First, it is important to recall several points about this colony and the context in which its foundation happened. The case of Aelia Capitolina is exceptional. On the one hand, no other colonial deduction is attested under Hadrian’s reign. On the other hand, it was, at that time, the unique example of a colony that served also as a legionary headquarters of the Legio X Fretensis (see Isaac, “Roman Colonies,” p. 32-35). As experienced by the Jewish population in Cyrene and Cyrenaica under Trajan’s reign (see Colonisation of Cyrene and the Jewish Riots under Trajan), the foundation of Roman colonies was not only concerned with re-population, but also entailed the imposition of a series of measures of imperial control against which Jewish local populations could certainly react. Thus, if one goal of the deductio of Aelia Capitolina was to settle veterans, it took part first and foremost in a more global plan of control of the province and of its turbulent inhabitants (Goodman, “Trajan and the Origins,” p. 21, 27-29). In fact, one should remember that Trajan had broken with Nerva’s policy towards the Jews – the later being characterised by the fact that it had been much more lenient than the one applied by Domitian –, and that the Jewish Diaspora Revolt in Cyprus, Cyrene, Egypt and Mesopotamia between 115 and 117 CE had been severely repressed. Then, at the end of his reign, Trajan hastened to tighten the control on the Judean province by making it a regular consular province with a second legion which has been alternatively identified as being the legio VI Ferrata, the legio II Traiana or the XXII Deiotariana (about the fact that the legio II Traiana may have been established in Judea under Trajan, see Isaac and Roll, “Legio II Traiana”). Then, Hadrian pursued the policy of control over Judea led by his predecessor. He thus continued to reorganise the entire road networks inside the province – works that were undertaken for and by the soldiers of the legion themselves (see Isaac, “Roman Colonies,” p. 44-46). Jerusalem had been integrated inside this new network and the foundation of Aelia Capitolina fitted in the usual practice, well attested during the imperial period, according to which road-building went together with the foundation of Roman colonies (Isaac, “Roman Colonies,” p. 46). Finally, the question of the utility of this colony and what could have been the real goals of Hadrian when he decided to proceed to this dedictio and not to grant it simply the status of polis, have to be studied even if scholars have proposed very different answers. First, Aelia Capitolina appeared as an advantageous site for founding a colony as the area where it was settled was ruined or cleared. In addition, as a consequence of the proximity of the legionary garrisons established in the area from many years, there was a reserve of veterans (especially those of the Legio X Fretensis) and of civilians called canabae (who lived of the activity of the legionary camp) who were ready to be settled here. Aelia Capitolina was thus one of the last “real veteran colonies” in the imperial period (see Isaac, “Roman Colonies,” p. 48-49). Second, one advantage of the settlement of these men in this colony was that all of its male inhabitants were Roman citizens who could serve in the legions of the province (see Isaac, “Roman Colonies,” p. 51). This reality fits in with Hadrian’s global plan that consisted in strengthening the pacification and the control on the province of Judea. Finally, it is clear that the deductio of this colony conveyed ideological messages that must have had a decisive impact on the way Jews perceived this colonial foundation. Two facts show the ideological aspect of the event. First, the very name of Aelia Capitolina refers to Hadrian himself identified with Capitoline Jupiter – Jupiter was actually his favourite god, see Hadrian and Zeus in Aizanoi –, because Aelia refers to the gens of Hadrian (P. Aelius Hadrianus) and Capitolina corresponds to a Latin form of one of the favourite epithets of Hadrian, Olympios (see Isaac, “Roman Colonies,” p. 52, n. 98). The second fact showing the ideological dimension of this colonial foundation is that the emperor is reported to have erected a temple to Zeus instead of rebuilding the former Jerusalem Temple. We will discuss below the effective location of this temple of Zeus, yet we can imagine the affront felt by many Jews when they heard about this project. Hadrian not only erected a pagan city onto a part of the Herodian Jerusalem, but he also wanted to erase – at least symbolically – the primacy of the Temple Mount by building a new temple of Jupiter that would become the bigger and the higher temple in the area. As Martin Goodman writes: “Hadrian’s solution was to ensure that Jews could never again expect to have a temple on their sacred site in Jerusalem, by founding a miniature Rome on the site of the Jews’ holy city” (Goodman, “Trajan and the Origins,” p. 28). We think Martin Goodman is right in highlighting the fact that, from its foundation perhaps in 130 CE, the Roman colony of Aelia Capitolina had been first and foremost conceived as a way to assert and materialize Rome’s control on Jerusalem. Contrary to the thesis according to which the foundation of Aelia Capitolina could have been at first accepted by some Hellenised Jews, who would have considered the grant of the colonial status as a privilege (thesis partially supported in Isaac, “Roman Colonies,” p. 48, n. 78), it seems more probable that most of the Jews perceived the foundation of Aelia Capitolina as a dramatic event that implied the substitution of natives and the settlement of a new community of Roman citizens in a Jerusalem that was to become a Roman pagan city.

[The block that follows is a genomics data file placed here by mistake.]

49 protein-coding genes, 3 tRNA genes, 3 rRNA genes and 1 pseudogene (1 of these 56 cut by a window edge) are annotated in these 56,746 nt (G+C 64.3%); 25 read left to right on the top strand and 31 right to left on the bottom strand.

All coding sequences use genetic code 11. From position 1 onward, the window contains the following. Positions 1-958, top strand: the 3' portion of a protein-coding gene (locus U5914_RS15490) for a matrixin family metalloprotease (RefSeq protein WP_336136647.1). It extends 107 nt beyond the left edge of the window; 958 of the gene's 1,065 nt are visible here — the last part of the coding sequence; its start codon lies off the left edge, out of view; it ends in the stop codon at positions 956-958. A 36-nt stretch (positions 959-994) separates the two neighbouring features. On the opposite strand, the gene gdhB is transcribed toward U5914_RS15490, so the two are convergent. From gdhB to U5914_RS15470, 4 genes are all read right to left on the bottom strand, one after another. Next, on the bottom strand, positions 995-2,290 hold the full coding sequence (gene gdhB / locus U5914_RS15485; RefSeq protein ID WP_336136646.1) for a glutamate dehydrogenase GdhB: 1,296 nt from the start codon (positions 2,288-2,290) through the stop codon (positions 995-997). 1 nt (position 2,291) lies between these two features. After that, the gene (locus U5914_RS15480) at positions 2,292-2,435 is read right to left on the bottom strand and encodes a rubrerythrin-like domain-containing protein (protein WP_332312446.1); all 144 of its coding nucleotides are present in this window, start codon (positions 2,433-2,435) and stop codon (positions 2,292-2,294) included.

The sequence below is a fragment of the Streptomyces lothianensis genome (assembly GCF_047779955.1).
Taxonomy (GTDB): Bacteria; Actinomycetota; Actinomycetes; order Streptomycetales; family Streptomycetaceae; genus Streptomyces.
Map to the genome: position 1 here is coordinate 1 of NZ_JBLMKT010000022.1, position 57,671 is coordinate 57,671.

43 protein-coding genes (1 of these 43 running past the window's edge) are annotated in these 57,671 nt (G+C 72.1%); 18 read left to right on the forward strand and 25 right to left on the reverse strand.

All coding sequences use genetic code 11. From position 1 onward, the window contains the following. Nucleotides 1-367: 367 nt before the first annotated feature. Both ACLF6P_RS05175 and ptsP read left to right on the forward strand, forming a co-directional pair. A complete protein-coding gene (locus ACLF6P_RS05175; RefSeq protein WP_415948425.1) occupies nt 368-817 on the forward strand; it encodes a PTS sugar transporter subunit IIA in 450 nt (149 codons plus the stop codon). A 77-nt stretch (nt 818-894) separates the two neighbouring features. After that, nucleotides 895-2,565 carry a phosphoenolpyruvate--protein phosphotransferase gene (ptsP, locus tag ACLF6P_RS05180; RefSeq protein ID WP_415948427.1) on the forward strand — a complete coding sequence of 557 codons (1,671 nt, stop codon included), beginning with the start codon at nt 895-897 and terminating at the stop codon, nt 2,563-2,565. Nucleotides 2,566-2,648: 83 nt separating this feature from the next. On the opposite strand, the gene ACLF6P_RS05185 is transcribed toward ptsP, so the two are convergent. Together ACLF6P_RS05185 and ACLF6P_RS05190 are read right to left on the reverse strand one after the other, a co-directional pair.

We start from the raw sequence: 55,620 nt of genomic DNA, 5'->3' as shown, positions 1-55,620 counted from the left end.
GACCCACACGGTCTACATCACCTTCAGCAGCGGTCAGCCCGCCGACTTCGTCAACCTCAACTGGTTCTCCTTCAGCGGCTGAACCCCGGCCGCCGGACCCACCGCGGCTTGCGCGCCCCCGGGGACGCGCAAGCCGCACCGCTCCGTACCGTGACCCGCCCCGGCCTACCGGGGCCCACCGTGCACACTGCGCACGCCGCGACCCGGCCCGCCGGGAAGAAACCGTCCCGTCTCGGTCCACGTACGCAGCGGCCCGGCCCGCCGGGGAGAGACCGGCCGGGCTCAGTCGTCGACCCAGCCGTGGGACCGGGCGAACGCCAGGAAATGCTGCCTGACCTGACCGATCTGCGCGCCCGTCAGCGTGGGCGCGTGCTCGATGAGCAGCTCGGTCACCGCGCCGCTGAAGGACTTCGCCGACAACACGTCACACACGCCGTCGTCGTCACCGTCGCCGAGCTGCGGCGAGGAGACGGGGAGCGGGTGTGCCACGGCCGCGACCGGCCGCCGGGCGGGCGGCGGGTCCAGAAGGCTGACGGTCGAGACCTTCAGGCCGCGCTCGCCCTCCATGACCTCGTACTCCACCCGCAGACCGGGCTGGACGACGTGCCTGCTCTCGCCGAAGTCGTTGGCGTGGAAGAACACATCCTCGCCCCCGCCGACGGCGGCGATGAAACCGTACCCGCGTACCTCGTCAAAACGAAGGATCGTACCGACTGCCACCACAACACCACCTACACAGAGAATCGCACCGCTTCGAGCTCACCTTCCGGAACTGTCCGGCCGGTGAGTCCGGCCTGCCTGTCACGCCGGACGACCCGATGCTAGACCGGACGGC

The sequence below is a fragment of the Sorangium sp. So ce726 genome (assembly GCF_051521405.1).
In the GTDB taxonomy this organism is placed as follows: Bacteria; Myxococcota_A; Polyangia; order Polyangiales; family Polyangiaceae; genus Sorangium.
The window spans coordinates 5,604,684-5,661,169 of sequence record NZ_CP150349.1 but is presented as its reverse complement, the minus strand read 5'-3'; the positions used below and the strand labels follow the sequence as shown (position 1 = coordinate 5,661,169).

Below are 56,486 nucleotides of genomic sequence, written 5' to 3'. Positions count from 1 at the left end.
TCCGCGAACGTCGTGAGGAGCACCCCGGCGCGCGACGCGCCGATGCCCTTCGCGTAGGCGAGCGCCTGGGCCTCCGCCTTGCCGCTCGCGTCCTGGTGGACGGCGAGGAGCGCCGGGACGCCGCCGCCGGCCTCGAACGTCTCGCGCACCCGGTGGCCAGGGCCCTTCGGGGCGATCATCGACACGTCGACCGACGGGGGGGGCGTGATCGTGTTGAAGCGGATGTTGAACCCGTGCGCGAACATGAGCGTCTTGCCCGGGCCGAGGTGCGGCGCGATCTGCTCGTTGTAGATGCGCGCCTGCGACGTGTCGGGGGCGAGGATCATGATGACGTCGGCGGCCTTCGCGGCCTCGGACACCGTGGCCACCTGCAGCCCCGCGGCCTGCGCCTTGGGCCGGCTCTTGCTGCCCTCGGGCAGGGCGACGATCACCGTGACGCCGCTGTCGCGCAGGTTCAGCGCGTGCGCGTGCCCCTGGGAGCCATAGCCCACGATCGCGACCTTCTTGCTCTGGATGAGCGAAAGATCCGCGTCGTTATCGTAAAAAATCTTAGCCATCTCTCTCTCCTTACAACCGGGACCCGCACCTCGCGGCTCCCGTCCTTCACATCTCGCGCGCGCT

The first sentence of the text presented here has been quoted many times as it is one of the few sources making explicit the causal relationship between the foundation of the colony and the outbreak of the revolt, and mentioning the settlement of the colony or the construction of the new temple of Zeus.